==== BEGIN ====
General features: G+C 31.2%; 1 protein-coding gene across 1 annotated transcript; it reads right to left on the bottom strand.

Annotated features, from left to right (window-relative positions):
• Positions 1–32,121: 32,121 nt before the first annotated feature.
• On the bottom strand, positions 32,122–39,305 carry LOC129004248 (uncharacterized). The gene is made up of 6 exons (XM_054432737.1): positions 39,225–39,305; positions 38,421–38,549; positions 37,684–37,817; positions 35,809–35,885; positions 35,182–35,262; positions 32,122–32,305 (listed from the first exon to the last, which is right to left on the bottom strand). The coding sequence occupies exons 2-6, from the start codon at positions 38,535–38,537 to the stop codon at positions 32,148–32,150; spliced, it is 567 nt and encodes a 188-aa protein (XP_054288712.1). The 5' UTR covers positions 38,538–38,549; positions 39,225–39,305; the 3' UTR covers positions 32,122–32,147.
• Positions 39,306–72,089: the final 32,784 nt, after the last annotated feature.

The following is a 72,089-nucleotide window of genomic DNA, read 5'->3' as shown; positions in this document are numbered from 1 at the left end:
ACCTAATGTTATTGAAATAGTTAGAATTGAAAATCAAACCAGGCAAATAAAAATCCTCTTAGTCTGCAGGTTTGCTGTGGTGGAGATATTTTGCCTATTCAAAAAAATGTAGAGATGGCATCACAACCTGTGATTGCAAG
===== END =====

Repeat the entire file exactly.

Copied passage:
General features: G+C 31.2%; 1 protein-coding gene across 1 annotated transcript; it reads right to left on the bottom strand.

Annotated features, from left to right (window-relative positions):
• Positions 1–32,121: 32,121 nt before the first annotated feature.
• On the bottom strand, positions 32,122–39,305 carry LOC129004248 (uncharacterized). The gene is made up of 6 exons (XM_054432737.1): positions 39,225–39,305; positions 38,421–38,549; positions 37,684–37,817; positions 35,809–35,885; positions 35,182–35,262; positions 32,122–32,305 (listed from the first exon to the last, which is right to left on the bottom strand). The coding sequence occupies exons 2-6, from the start codon at positions 38,535–38,537 to the stop codon at positions 32,148–32,150; spliced, it is 567 nt and encodes a 188-aa protein (XP_054288712.1). The 5' UTR covers positions 38,538–38,549; positions 39,225–39,305; the 3' UTR covers positions 32,122–32,147.
• Positions 39,306–72,089: the final 32,784 nt, after the last annotated feature.

The following is a 72,089-nucleotide window of genomic DNA, read 5'->3' as shown; positions in this document are numbered from 1 at the left end:
ACCTAATGTTATTGAAATAGTTAGAATTGAAAATCAAACCAGGCAAATAAAAATCCTCTTAGTCTGCAGGTTTGCTGTGGTGGAGATATTTTGCCTATTCAAAAAAATGTAGAGATGGCATCACAACCTGTGATTGCAAG